While we were sending about 300 prisoners to the rear another Confederate brigade came charging down the hill near the Mummasburg Road (Iverson's North Carolina Brigade), driving in the right of the First Corps. Dilger's Battery, and six companies of our regiment in their front, and the four companies on Oak Hill and at McLean's barn, now in their flank and rear, as well as several regiments of the First Corps to the left of the Mummasburg Road, gave them simultaneously fearful volleys in front, on both flanks, and rear. Iverson's Brigade broke and ran for cover; we all charged them from every quarter simultaneously, and drove part of them upon the right of the First Corps and up to and across the Mummasburg Road, where three entire regiments surrendered with their battle flags, mostly to the First Corps, now in their front, and to the six companies of our regiment, our four companies of skirmishers in their rear picking up about 300 prisoners more.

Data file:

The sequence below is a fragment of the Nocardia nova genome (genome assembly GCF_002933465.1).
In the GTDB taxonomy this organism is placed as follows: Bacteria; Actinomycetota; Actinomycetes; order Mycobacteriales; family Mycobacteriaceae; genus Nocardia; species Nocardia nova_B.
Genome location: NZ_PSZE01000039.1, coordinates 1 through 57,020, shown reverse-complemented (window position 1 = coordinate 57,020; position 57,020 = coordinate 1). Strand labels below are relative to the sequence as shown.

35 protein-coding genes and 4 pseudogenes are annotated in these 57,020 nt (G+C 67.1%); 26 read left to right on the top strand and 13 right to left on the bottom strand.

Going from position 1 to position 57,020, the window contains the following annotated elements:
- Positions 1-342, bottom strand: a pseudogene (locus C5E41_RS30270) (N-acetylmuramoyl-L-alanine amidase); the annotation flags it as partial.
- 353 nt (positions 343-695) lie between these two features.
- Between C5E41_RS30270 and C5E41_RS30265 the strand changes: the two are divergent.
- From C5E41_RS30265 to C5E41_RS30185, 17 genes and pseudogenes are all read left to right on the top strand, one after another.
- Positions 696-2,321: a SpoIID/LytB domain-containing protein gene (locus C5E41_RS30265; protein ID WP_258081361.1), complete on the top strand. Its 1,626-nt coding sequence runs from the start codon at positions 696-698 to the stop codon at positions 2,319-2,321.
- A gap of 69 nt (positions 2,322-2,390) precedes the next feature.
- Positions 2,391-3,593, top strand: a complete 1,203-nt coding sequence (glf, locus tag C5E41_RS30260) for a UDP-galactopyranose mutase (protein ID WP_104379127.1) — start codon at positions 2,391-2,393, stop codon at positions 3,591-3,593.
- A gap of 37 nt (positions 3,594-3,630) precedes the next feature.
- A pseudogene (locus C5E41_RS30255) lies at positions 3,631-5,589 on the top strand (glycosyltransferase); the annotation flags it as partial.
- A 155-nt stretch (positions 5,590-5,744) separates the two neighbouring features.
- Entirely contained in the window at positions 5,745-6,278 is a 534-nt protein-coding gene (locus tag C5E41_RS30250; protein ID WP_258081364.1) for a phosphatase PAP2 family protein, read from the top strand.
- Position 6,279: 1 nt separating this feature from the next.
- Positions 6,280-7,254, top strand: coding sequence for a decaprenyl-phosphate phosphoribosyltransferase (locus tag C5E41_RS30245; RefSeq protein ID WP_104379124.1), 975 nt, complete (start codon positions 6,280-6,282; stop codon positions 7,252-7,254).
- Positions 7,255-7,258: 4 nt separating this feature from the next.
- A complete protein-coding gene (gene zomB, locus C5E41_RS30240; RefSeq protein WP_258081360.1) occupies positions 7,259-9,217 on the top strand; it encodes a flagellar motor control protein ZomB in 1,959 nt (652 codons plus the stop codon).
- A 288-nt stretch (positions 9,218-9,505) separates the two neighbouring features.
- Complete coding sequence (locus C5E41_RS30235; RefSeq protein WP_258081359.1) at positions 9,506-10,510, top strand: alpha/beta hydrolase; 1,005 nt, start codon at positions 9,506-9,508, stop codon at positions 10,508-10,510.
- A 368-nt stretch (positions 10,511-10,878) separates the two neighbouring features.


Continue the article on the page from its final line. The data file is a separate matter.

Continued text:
While these prisoners were being sent to the College, the enemy, in overwhelming numbers, engaged our different regiments as fast as they came up on our right to the east, and pressed them into or near to the outskirts of the town. On our left we could see the broken lines of our First Corps' left being turned and pressed towards the western outskirts of the town, while we stood with a brigade of the First Corps almost a mile in front of the town at Oak Hill. Meanwhile several regiments, including the Eighty-second Illinois and the Twenty-sixth Wisconsin from our brigade, went gallantly to meet Early's Division of Confederates in the field to the right. We remained unmolested, except by the enemy's numerous batteries on our right, in this position until about 4 p. M., when our regiment was withdrawn to the rye field in support of the One hundred and fifty-seventh New York, which had gone gallantly forward to the right against Gordon's Brigade of Confederates. A little later we were marching leisurely to the College, where most of our prisoners captured had been confined for want of men to escort them to the rear, and subsequently were forgotten. We made preparations to defend the